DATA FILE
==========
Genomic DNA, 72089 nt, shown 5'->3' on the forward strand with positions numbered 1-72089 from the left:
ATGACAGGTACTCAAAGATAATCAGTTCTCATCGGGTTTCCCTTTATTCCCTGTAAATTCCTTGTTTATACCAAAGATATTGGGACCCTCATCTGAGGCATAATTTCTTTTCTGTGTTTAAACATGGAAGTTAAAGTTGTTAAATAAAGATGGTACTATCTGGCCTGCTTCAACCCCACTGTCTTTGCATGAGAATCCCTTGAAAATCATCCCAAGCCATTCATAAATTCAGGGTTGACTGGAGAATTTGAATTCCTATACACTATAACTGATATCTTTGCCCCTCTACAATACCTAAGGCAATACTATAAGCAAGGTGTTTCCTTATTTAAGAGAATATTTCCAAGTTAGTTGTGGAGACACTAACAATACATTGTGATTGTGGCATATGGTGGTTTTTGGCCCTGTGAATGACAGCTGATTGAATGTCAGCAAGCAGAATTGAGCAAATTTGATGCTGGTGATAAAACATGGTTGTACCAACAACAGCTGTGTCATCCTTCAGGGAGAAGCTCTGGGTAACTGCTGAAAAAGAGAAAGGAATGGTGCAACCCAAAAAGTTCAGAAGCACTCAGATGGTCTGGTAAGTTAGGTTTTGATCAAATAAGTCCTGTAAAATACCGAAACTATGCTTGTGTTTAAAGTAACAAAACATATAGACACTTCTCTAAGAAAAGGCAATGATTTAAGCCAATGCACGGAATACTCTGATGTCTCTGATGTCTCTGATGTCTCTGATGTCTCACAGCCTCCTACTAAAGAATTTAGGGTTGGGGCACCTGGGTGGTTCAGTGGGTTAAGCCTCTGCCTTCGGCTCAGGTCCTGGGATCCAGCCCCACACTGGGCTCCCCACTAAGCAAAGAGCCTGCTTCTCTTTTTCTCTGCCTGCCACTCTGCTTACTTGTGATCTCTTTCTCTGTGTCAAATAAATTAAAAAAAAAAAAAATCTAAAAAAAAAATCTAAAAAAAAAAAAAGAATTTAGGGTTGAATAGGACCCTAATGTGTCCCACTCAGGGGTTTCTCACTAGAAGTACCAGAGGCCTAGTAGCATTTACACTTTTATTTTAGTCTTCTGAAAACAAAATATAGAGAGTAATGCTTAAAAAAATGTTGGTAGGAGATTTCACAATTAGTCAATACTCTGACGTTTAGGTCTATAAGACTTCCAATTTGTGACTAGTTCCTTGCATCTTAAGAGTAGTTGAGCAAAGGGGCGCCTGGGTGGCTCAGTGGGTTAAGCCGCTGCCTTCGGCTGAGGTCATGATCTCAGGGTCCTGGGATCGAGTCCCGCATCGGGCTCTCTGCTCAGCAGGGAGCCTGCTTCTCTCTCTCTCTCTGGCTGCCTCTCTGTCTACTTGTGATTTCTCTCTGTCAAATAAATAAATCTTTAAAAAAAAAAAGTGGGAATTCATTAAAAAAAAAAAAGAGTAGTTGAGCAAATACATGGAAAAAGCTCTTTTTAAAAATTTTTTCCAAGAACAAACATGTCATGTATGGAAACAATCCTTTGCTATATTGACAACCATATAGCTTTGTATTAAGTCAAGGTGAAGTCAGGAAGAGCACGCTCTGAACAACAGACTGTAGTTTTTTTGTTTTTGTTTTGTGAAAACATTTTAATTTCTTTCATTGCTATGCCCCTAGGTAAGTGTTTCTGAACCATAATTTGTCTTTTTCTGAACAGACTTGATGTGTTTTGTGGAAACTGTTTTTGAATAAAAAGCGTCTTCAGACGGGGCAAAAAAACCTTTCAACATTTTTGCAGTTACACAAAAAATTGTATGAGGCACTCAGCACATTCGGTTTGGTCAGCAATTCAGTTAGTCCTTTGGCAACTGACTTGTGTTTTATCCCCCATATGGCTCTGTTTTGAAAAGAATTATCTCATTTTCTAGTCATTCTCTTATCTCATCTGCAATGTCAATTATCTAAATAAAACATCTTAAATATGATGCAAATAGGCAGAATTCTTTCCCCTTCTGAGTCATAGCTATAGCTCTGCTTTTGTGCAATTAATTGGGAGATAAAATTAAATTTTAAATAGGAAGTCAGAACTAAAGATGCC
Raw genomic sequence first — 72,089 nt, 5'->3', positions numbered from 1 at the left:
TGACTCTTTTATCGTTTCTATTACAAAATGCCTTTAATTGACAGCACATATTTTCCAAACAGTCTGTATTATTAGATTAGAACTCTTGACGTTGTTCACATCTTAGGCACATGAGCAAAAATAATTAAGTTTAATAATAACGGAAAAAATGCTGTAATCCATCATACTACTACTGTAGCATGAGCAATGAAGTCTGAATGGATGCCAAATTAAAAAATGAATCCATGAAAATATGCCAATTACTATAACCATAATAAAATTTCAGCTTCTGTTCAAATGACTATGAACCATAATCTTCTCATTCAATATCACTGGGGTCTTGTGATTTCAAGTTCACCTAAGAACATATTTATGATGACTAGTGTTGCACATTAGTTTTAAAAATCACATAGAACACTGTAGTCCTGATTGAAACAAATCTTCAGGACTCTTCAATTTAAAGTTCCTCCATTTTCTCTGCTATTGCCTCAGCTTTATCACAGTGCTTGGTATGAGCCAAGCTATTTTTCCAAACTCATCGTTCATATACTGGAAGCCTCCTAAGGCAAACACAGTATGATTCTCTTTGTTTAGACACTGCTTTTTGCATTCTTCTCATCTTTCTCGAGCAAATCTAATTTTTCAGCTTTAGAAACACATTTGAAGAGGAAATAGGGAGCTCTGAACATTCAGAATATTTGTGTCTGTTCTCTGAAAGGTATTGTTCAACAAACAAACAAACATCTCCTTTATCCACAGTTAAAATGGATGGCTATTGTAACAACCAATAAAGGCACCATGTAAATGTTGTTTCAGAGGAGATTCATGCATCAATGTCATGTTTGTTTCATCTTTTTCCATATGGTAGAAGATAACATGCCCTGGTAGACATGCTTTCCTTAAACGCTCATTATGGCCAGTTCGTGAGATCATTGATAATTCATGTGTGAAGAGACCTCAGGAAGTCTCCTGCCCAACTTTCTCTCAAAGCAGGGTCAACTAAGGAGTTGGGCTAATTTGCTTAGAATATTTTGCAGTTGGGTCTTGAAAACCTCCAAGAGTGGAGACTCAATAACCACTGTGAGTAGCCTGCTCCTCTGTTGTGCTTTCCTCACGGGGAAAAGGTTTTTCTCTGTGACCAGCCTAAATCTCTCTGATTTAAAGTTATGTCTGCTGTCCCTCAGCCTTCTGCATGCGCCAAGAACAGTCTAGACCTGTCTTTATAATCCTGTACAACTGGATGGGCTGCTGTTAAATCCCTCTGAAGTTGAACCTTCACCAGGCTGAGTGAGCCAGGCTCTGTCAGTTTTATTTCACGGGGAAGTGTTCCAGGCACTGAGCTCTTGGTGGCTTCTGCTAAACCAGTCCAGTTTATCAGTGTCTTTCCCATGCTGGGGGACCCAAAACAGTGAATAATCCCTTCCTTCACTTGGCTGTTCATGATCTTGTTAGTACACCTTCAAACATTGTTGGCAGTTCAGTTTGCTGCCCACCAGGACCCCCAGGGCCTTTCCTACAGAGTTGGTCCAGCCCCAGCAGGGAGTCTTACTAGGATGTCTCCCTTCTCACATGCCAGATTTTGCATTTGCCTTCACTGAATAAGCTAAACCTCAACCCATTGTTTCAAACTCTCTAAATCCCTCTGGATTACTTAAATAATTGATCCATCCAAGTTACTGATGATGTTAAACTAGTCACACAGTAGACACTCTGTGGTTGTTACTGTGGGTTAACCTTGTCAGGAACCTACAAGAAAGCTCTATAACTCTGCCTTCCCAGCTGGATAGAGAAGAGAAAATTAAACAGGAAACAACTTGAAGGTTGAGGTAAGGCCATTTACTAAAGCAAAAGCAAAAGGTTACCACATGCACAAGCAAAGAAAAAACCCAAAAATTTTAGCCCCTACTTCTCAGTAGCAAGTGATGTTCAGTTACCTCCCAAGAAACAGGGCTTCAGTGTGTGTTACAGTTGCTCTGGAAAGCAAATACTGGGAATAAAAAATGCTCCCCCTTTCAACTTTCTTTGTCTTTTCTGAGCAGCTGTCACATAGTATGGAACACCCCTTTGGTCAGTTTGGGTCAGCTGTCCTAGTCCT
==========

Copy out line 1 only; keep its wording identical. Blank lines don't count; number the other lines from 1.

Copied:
Genomic DNA, 72089 nt, shown 5'->3' on the forward strand with positions numbered 1-72089 from the left: